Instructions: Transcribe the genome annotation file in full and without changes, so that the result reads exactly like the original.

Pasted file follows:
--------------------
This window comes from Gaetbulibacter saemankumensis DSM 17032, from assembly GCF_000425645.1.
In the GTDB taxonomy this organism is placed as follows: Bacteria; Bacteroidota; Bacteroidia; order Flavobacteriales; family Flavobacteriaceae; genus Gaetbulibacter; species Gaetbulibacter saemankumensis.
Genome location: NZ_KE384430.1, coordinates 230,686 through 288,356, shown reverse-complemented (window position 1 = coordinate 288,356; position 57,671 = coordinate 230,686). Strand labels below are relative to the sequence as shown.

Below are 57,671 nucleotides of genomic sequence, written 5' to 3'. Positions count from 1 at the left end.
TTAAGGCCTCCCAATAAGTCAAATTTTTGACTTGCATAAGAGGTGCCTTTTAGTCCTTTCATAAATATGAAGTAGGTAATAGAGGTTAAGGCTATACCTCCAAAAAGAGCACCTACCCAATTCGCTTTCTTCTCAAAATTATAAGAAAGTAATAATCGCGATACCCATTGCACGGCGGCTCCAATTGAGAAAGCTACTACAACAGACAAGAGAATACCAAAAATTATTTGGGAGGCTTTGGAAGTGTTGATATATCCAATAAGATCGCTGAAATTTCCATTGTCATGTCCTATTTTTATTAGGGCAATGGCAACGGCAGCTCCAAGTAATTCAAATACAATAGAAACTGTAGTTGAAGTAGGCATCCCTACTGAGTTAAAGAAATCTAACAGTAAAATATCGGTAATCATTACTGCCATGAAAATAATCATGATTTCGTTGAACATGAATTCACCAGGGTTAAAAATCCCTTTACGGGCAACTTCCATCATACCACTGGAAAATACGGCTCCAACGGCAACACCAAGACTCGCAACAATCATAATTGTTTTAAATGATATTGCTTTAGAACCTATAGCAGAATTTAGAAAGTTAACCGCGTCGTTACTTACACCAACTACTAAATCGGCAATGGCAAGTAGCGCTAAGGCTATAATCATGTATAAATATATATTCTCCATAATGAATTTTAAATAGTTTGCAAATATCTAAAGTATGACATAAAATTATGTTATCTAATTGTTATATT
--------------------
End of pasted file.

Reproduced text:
This window comes from Gaetbulibacter saemankumensis DSM 17032, from assembly GCF_000425645.1.
In the GTDB taxonomy this organism is placed as follows: Bacteria; Bacteroidota; Bacteroidia; order Flavobacteriales; family Flavobacteriaceae; genus Gaetbulibacter; species Gaetbulibacter saemankumensis.
Genome location: NZ_KE384430.1, coordinates 230,686 through 288,356, shown reverse-complemented (window position 1 = coordinate 288,356; position 57,671 = coordinate 230,686). Strand labels below are relative to the sequence as shown.

Below are 57,671 nucleotides of genomic sequence, written 5' to 3'. Positions count from 1 at the left end.
TTAAGGCCTCCCAATAAGTCAAATTTTTGACTTGCATAAGAGGTGCCTTTTAGTCCTTTCATAAATATGAAGTAGGTAATAGAGGTTAAGGCTATACCTCCAAAAAGAGCACCTACCCAATTCGCTTTCTTCTCAAAATTATAAGAAAGTAATAATCGCGATACCCATTGCACGGCGGCTCCAATTGAGAAAGCTACTACAACAGACAAGAGAATACCAAAAATTATTTGGGAGGCTTTGGAAGTGTTGATATATCCAATAAGATCGCTGAAATTTCCATTGTCATGTCCTATTTTTATTAGGGCAATGGCAACGGCAGCTCCAAGTAATTCAAATACAATAGAAACTGTAGTTGAAGTAGGCATCCCTACTGAGTTAAAGAAATCTAACAGTAAAATATCGGTAATCATTACTGCCATGAAAATAATCATGATTTCGTTGAACATGAATTCACCAGGGTTAAAAATCCCTTTACGGGCAACTTCCATCATACCACTGGAAAATACGGCTCCAACGGCAACACCAAGACTCGCAACAATCATAATTGTTTTAAATGATATTGCTTTAGAACCTATAGCAGAATTTAGAAAGTTAACCGCGTCGTTACTTACACCAACTACTAAATCGGCAATGGCAAGTAGCGCTAAGGCTATAATCATGTATAAATATATATTCTCCATAATGAATTTTAAATAGTTTGCAAATATCTAAAGTATGACATAAAATTATGTTATCTAATTGTTATATT